Advertisement
  1. News
  2. /
  3. Business

Five offbeat Publix stores that look nothing like your neighborhood location

Check out some of the unique Publix stores that operate over its seven-state footprint.

You’ve probably been inside your neighborhood Publix so many times you can walk the aisles with your eyes closed. The one a few towns over probably isn’t all that hard to navigate, either.

They all kind of look the same, right? But what if, also, no?

The majority of Publix’s 1,228 stores are comfortably familiar: big green letters, tan and brick facades. But then there is the Publix in South Carolina that is housed inside a plant that printed money during the Civil War; the beloved College Park store in Orlando that looks straight out of 1966; and a store in Georgia that has its own water tower.

"Sure, we have stores that look different – even unique, throughout our footprint,” said Publix spokesman Brian West. “We want our facades to identify with the communities we serve.”

We’ve rounded up handful of the most atypical Publix locations across the Lakeland grocer’s seven-state turf. Some made the old new again, while others were designed to make a statement.

Despite their external differences, inside they all still look and feel like Publix: deli full of Pub subs, bakery section brimming with sugar cookies, and — if in Florida — a vintage “people-weigher” scale near the front doors.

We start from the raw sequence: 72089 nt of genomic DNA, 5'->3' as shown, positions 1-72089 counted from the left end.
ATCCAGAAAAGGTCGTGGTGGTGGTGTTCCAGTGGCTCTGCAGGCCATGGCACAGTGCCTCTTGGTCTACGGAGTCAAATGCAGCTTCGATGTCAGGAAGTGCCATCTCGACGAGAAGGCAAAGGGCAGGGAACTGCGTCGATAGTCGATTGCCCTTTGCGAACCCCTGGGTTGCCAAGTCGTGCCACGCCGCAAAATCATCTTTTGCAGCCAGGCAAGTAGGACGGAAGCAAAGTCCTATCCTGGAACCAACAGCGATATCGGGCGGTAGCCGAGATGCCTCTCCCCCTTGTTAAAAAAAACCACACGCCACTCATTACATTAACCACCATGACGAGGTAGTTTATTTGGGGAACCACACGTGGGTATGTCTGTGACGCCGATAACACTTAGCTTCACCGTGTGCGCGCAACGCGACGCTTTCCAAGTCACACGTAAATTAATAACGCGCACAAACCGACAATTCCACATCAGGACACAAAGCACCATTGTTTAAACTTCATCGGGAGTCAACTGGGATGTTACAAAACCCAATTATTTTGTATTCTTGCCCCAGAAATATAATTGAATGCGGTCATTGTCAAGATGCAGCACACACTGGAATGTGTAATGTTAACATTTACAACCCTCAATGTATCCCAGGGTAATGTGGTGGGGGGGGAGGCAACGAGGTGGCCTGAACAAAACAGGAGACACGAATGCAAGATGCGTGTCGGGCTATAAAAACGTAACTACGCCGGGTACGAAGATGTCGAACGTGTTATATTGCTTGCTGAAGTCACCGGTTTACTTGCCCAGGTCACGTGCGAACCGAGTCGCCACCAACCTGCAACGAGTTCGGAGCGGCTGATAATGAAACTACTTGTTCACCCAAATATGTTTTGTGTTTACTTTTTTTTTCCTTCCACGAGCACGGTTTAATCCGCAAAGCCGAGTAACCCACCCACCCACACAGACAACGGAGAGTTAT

“Regardless of the Publix our customers shop, we want them to have the same great shopping experience,” West said.

1. This Publix has a hefty history.

Publix at 501 Gervais Street in Columbia, S.C. The building was used as a Confederate Mint during the Civil War and then as a dispensary of distilled spirits. [Publix]

The Publix on Gervais Street in Columbia, S.C. is on the National Register of Historic Places — though the building itself had a life long before it was a supermarket. The massive brown brick structure was built in 1862, according to the state’s history collection the SC Picture Project.

It was originally used to print money and bonds for the Confederacy during the Civil War. But it spent most of its lifetime post-war as the dispensary warehouse for distilled spirits — the first and last state-run alcohol distribution center in the country.

It was vacant for decades before Publix opened there in 2004.

The structure was reinforced with plank floors and steel before it could be made into a grocery store that met building codes. Publix takes up about 30,000 square feet of the long block warehouse.

2. You’ve maybe heard a Publix might get a boat dock, but have you heard about the Publix that looks like a boat?

The Publix at 1920 West Ave. Miami Beach. [Publix]

In November of 1998, Publix debuted one of its more architecturally novel and modern storefronts in Miami Beach. A story about the store’s opening written by the Associated Press described it as a “curved exterior of glass, aluminium and steel jutting out over three stories.” It looked more like an art museum than it did a supermarket, the reporter wrote.

Others have described the store as “the Titanic," with its winding structure appearing like a massive ship with a deck.